Special Ministerial Meeting on Pandemic (H1N1) 2009
11 September 2009 – Brussels, Belgium
We, Ministers/Secretaries/Commissioner of Health today concluded a Special Ministerial Meeting on Pandemic (H1N1) 2009 in Brussels.
Our collective efforts in the Global Health Security Initiative over the past years have helped lay a foundation of preparedness and have supported the actions which we have taken in responding to the 2009 H1N1 influenza virus. Since the onset of the H1N1 outbreak, the GHSI has played a role in supporting national and global response by facilitating information-sharing, identifying gaps in knowledge, promoting frank dialogue and exchange, and by contributing to a multinational evidence base which can be used to support important decisions by our respective governments.
Mindful of the potential genetic changes of the H1N1 influenza virus and the anticipated further spread of the disease in the months ahead, our deliberations today addressed a range of important issues for an effective pandemic response. Having surveyed the current global epidemiological situation including the impact of the H1N1 influenza virus in the southern hemisphere, we remain vigilant with regard to the global spread of the virus, particularly during the upcoming fall and winter seasons in the Northern Hemisphere.
Today we have also discussed progress and challenges toward H1N1 vaccine development, safety monitoring, clinical assessment and vaccination strategies. We used the opportunity afforded by our meeting today to share national strategies and approaches. We ask GHSI’s Pandemic Influenza Working Group to regularly update members on information relevant to public perception and on development, especially with regard to vaccine authorization and target groups. In order to support future decision-making and timely authorization of vaccines, we acknowledge the importance of ongoing sharing of information and best practices relevant to vaccine strategies and are committed to sharing the results of publicly-funded clinical trials. At this time, member countries all intend to start vaccination programmes after market authorization. We further agree to collaborate on the post-market surveillance of H1N1 vaccines and to monitor their safety.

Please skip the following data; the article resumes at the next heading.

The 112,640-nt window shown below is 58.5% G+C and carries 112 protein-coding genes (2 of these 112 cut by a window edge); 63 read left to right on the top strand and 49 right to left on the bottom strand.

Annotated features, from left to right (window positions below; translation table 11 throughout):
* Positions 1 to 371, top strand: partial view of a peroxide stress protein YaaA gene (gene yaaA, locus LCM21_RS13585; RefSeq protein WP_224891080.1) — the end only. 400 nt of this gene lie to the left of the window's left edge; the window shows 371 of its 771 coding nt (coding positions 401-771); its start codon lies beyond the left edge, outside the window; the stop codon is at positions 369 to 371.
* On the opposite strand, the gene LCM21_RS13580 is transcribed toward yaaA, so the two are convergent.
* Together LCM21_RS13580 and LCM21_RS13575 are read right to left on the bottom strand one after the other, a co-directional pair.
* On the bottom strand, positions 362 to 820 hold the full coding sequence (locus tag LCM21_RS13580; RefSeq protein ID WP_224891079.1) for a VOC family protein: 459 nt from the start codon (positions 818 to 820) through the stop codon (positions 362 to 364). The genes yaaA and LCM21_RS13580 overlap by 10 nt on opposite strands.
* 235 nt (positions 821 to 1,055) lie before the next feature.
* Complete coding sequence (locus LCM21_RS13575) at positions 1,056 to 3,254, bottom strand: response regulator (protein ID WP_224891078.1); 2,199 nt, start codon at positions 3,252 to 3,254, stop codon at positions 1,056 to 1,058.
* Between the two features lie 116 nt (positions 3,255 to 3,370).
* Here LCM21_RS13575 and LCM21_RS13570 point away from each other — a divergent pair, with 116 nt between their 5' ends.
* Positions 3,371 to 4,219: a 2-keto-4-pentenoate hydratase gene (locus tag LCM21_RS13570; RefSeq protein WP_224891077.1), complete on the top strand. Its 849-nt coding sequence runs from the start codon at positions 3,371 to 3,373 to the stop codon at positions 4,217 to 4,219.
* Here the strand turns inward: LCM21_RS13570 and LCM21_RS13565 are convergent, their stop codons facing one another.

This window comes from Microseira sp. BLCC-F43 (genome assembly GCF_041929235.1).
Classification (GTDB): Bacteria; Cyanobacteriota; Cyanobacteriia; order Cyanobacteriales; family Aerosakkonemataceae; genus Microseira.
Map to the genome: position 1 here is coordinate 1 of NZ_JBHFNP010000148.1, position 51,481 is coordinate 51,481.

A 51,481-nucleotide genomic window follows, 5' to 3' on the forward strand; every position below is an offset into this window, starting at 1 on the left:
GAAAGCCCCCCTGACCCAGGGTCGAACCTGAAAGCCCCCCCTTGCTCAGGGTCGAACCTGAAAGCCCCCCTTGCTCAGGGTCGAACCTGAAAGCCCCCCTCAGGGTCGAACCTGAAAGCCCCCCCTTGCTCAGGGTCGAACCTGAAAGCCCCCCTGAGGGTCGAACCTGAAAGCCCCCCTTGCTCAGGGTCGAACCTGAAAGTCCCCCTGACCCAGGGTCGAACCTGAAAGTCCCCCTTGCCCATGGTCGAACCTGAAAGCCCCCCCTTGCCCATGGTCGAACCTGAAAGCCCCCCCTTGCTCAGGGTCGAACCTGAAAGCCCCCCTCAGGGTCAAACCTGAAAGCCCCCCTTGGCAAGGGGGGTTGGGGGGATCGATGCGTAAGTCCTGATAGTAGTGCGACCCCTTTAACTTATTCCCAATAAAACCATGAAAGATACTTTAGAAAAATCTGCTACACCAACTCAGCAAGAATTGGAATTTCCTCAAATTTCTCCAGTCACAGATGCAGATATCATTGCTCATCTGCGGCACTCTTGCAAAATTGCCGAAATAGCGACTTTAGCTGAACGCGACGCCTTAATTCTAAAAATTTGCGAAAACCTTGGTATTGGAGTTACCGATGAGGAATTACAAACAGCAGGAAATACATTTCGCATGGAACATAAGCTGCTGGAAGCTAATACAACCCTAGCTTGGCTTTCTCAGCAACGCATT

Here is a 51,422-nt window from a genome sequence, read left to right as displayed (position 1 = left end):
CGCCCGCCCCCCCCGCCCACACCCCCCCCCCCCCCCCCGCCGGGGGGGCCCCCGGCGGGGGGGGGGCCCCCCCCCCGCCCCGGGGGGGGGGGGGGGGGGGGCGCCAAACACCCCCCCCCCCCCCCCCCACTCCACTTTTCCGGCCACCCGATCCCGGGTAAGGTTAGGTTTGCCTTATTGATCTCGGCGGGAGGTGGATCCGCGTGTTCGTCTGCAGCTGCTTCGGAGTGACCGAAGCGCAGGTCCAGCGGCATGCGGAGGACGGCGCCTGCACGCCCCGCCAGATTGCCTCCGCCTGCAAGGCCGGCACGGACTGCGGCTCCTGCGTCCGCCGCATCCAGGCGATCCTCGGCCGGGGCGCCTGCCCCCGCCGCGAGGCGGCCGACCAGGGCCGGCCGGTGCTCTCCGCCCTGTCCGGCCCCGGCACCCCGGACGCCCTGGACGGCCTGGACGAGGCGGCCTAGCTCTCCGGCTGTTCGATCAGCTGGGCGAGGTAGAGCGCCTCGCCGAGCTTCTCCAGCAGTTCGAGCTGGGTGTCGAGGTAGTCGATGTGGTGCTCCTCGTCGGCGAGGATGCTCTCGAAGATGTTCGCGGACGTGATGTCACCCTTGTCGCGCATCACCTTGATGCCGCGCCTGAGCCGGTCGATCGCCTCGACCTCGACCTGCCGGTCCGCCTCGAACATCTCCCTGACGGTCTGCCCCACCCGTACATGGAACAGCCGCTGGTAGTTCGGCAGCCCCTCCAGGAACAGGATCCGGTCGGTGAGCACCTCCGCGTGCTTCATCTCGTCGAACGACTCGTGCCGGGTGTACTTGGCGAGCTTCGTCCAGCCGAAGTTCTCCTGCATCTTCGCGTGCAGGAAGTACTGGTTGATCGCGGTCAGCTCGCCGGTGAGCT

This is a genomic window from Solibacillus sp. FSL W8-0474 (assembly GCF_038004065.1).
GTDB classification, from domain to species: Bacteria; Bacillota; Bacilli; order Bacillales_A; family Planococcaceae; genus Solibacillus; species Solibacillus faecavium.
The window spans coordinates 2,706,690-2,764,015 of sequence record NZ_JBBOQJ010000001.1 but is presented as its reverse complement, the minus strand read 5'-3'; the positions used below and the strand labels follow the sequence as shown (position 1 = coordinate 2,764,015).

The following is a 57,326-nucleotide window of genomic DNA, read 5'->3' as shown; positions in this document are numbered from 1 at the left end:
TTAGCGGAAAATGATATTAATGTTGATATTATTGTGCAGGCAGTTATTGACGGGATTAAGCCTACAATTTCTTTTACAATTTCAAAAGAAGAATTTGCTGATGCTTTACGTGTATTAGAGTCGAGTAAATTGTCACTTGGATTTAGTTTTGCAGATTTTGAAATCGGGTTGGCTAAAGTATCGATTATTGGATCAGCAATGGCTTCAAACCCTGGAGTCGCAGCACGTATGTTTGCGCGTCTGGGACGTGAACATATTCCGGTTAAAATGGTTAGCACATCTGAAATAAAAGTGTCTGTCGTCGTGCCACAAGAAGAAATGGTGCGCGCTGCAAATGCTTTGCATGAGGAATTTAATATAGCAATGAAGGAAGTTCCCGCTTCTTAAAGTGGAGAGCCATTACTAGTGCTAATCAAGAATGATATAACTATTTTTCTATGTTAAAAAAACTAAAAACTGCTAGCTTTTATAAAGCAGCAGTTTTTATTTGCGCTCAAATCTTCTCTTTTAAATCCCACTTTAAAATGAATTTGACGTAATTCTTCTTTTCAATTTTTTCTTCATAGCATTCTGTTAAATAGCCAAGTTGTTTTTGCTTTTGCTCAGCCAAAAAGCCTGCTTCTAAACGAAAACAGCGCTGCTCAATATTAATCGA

We have also received preliminary information on the issue of dosage that could be of considerable importance for our vaccine strategies and any remaining procurement decisions. We expect that the new information will be reviewed by relevant authorities as rapidly as possible.
Together, we shared challenges and best practices in risk communication reinforcing its importance as a key public health measure. Sharing information with the public helps to minimize the impact of the disease by communicating risks appropriately and in a timely manner. Public messages assist citizens in making choices that promote and protect their health.
We acknowledge the unique challenges faced by developing countries in responding to the H1N1 influenza pandemic. We recognize the dual threat that H1N1 poses to these countries in terms of health and societal impacts and will work with the WHO to strengthen the pandemic readiness of developing countries, in areas such as rapid needs assessment, surveillance and health system strengthening, and access to vaccines and antivirals. As part of the global community, we share a common goal that vaccine supplies are used as effectively as possible. We will continue to work with the WHO and other UN agencies to that end.
We also reaffirm the conclusion reached as a result of our deliberations in Brussels in December 2008 that even highly restrictive measures, such as general border closures, would be unlikely to prevent the spread of the virus and could aggravate the economic and social consequences of an influenza pandemic.
We remain firm in our resolve and commitment to work together. We will continue to coordinate our efforts in the interest of global health security and we look forward to re-convening later this year in London.
This statement was endorsed by the following Health Ministers, Secretaries and senior officials:
- Ms. Androulla Vassiliou, Commissioner for Health, European Commission, joined by Mrs. Maria Larsson, Minister for Public Health and Elderly Care, Sweden, as representative of the European Union Council of Ministers
- Dr. Klaus Theo Schröder, Secretary of State, Federal Ministry of Health, Germany
- Dr. Mauricio Hernández Ávila, Undersecretary of Health Promotion and Disease Prevention on behalf of the Honourable Dr. José Angel Córdova Villalobos, Secretary of Health, Mexico
- Dr. Fabrizio Oleari, on behalf of the Honourable Maurizio Sacconi, Minister of Labour, Health and Social Policies, Italy
- Ms. Jane Billings, Senior Assistant Deputy Minister, Public Health Agency of Canada, on behalf of the Honourable Leona Aglukkaq, M.P., Minister of Health, Canada
- Professor Didier Houssin, Director General of Health, on behalf of the Honourable Roselyne Bachelot-Narquin, Minister of Health and Sport, France
- Dr. Masato Mugitani, Assistant Minister, Ministry of Health, Labour and Welfare, on behalf of the Honourable Yoichi Masuzoe, Minister of Health, Labour, and Welfare, Japan
- Professor David Harper, Director General, Health Improvement and Protection, on behalf of the Honourable Gillian Merron, M.P., Minister of State for Public Health, United Kingdom
- Dr. Nicole Lurie, Assistant Secretary for Preparedness and Response, Department of Health and Human Services, on behalf of the Honourable Kathleen Sebelius, Secretary of Health and Human Services, United States of America